Germline mutations in the TP53 gene are associated with Li-Fraumeni and Li-Fraumeni-Like Syndromes, characterized by increased predisposition to early-onset cancers. In Brazil, the prevalence of the TP53-p.R337H germline mutation is exceedingly high in the general population and in cancer-affected patients, probably as result of a founder effect. Several genotyping methods are used for the molecular diagnosis of LFS/LFL, however Sanger sequencing is still considered the gold standard. We compared performance, cost and turnaround time of Sanger sequencing, PCR-RFLP, TaqMan-PCR and HRM in the p.R337H genotyping. The performance was determined by analysis of 95 genomic DNA samples and results were 100% concordant for all methods. Sequencing was the most expensive method followed by TaqMan-PCR, PCR-RFLP and HRM. The overall cost of HRM increased with the prevalence of positive samples, since confirmatory sequencing must be performed when a sample shows an abnormal melting profile, but remained lower than all other methods when the mutation prevalence was less than 2.5%. Sequencing had the highest throughput and the longest turnaround time, while TaqMan-PCR showed the lowest turnaround and hands-on times. All methodologies studied are suitable for the detection of p.R337H and the choice will depend on the application and clinical scenario.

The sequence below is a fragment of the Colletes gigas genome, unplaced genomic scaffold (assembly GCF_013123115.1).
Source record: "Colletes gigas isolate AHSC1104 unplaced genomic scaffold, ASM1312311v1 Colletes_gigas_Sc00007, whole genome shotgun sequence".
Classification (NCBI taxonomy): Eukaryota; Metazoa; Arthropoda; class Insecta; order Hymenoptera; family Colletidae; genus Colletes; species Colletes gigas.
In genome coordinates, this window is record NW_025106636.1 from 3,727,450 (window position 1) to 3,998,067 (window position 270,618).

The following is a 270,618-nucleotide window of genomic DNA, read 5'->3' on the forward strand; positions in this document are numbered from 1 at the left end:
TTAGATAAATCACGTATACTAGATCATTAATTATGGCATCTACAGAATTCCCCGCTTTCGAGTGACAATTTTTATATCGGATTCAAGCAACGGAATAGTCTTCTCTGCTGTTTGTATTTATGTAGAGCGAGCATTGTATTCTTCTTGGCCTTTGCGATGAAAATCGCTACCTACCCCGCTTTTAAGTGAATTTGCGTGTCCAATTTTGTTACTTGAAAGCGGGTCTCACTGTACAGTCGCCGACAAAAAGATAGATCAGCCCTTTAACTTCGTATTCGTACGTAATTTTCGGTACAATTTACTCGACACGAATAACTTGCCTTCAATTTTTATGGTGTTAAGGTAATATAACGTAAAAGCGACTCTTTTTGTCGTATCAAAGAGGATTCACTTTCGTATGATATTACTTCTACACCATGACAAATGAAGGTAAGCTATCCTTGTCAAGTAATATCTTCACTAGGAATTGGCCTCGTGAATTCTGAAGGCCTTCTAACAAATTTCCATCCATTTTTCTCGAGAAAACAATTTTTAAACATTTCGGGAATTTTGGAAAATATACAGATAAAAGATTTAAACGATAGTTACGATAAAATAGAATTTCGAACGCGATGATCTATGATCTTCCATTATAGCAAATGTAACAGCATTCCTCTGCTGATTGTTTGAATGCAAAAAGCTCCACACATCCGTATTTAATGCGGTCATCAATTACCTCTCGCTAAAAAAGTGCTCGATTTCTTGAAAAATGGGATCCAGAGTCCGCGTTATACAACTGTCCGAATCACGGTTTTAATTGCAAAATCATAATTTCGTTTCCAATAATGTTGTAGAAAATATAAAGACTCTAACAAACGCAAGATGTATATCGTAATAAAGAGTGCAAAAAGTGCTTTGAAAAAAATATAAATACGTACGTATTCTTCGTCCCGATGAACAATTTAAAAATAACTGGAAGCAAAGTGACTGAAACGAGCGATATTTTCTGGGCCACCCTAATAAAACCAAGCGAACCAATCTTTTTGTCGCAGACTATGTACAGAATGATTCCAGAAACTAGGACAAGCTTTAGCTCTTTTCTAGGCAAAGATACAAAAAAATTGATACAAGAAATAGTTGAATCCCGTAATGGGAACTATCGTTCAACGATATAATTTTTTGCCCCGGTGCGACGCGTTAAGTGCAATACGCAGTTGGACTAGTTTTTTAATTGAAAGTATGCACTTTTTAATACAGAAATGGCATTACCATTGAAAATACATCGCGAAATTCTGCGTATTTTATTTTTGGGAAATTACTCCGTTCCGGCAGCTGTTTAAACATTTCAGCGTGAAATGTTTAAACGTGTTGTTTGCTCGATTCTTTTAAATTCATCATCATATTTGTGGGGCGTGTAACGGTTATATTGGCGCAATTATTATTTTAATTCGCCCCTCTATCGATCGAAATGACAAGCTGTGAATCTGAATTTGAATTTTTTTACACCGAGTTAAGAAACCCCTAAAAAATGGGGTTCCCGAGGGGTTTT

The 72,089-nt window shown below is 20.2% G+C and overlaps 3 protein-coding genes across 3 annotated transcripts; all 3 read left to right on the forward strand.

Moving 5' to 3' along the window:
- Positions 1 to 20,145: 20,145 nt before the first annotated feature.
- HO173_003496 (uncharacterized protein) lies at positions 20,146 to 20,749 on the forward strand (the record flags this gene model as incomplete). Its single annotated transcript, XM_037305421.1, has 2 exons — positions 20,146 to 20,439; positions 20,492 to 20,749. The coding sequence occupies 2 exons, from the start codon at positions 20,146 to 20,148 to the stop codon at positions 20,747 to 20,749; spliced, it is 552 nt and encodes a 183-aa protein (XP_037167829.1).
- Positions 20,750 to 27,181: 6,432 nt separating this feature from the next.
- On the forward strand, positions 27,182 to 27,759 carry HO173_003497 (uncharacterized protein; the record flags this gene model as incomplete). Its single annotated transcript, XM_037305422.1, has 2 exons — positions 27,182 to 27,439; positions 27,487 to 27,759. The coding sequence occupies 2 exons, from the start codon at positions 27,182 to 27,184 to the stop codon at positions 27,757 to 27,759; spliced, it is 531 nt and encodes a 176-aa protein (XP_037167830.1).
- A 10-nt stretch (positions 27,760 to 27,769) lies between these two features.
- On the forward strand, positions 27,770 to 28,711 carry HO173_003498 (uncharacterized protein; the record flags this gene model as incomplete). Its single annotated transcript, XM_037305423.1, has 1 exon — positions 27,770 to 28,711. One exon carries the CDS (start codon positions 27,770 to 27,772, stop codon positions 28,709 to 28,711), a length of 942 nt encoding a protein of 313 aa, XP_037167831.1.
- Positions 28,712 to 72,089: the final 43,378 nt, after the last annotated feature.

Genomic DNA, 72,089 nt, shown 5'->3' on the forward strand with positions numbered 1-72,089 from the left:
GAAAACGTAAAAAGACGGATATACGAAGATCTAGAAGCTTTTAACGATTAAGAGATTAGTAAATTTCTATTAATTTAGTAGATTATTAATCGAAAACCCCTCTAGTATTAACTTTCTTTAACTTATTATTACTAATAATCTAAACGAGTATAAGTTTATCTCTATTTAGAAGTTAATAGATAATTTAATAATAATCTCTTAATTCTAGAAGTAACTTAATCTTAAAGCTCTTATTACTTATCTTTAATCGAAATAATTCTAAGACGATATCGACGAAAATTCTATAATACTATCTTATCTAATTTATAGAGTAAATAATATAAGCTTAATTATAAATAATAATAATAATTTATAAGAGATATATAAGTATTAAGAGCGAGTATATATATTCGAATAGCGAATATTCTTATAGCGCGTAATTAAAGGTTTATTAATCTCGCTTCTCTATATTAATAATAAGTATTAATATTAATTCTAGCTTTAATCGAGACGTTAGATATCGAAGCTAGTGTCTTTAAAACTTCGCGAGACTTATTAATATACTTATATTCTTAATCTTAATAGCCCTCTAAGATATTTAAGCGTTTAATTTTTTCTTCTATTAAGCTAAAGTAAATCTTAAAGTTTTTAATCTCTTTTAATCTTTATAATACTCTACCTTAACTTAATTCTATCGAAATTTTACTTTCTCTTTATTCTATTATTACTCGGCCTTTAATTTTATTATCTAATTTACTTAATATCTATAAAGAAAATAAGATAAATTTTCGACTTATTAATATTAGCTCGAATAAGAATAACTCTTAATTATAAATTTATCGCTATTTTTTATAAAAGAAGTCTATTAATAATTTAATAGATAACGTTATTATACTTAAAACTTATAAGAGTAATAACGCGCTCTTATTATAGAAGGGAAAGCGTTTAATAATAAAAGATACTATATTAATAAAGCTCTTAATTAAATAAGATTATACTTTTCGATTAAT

Keywords TP53-p.R337H; RFLP; TaqMan; HRM; Sanger Sequencing

Introduction